Web site bar charts often consist of a fancy image exported from Microsoft Excel. If you are lucky someone wrote an alt-text explaining what the chart is about. It is time to stop doing that. In this article I show you how you can make an accessible bar chart without sacrificing visual pizzazz.
Archive for the 'General' Category
A while ago I read the article “Observing Users Who Listen to Web Sites“. In that article the authors report that visually impaired users scan web pages with their ears instead of reading them top to bottom. This may not come as a surprise to you if you read Jakob Nielsen’s “How Users Read on the Web” back in 1997. Recently I have had the opportunity to study a number of screen reader users and my observations are similar.
You have probably been subjected to a captcha last time you registered for a free e-mail account somewhere. Most likely you were presented with a funny looking image in which you were supposed to find a squence of numbers or letters which you had to copy to a textfield to prove that you are a human and not a machine.
Imagine if you could not see the image. What would you write in the text field? The phrase “you inaccessible idiots” spring to mind…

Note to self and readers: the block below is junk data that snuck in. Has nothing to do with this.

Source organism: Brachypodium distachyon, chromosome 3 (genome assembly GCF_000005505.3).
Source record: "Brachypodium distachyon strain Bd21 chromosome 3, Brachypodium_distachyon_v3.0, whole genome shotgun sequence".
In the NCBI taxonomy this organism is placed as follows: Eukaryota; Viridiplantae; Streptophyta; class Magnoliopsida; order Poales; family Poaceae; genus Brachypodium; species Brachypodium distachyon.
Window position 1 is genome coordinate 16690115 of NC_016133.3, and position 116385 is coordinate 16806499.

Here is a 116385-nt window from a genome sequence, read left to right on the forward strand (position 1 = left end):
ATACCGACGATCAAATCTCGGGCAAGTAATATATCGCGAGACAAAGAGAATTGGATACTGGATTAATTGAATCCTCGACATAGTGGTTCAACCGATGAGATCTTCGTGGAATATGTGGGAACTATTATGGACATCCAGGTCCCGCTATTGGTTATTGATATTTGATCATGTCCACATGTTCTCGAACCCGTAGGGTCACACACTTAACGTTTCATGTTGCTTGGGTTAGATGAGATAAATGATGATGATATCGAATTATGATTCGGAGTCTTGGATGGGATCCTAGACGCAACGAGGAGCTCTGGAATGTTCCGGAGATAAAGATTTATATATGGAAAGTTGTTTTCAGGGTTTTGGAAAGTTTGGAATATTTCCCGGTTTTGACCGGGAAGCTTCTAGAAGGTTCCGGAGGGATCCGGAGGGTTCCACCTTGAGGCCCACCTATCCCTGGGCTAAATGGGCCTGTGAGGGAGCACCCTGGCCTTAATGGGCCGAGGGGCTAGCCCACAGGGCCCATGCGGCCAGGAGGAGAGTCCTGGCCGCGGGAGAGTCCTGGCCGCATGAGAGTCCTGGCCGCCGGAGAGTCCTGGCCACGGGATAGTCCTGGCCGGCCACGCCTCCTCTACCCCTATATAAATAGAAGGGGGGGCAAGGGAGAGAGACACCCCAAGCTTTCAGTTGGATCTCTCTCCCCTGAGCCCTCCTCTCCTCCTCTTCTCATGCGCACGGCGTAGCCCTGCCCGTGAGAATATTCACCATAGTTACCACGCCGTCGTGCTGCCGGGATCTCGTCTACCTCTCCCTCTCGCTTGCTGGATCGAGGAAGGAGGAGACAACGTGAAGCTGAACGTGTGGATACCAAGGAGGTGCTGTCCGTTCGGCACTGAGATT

The advent of web standards has created a new breed of self-proclaimed experts. Wielding the W3C online validator tool they attack webmasters, site owners and and anyone without the Xhtml logo in the page footer. However, changing your website to make it pass thorugh the W3C validator does not guarantee accessibility.
Many assume that accessibility is all about following the latest web standards. While following standards will increase accessibility for a website it does not automatically make it accessible for all your visitors. You can do a lot for accessibility by making sure that your content is understandable and comprehensive.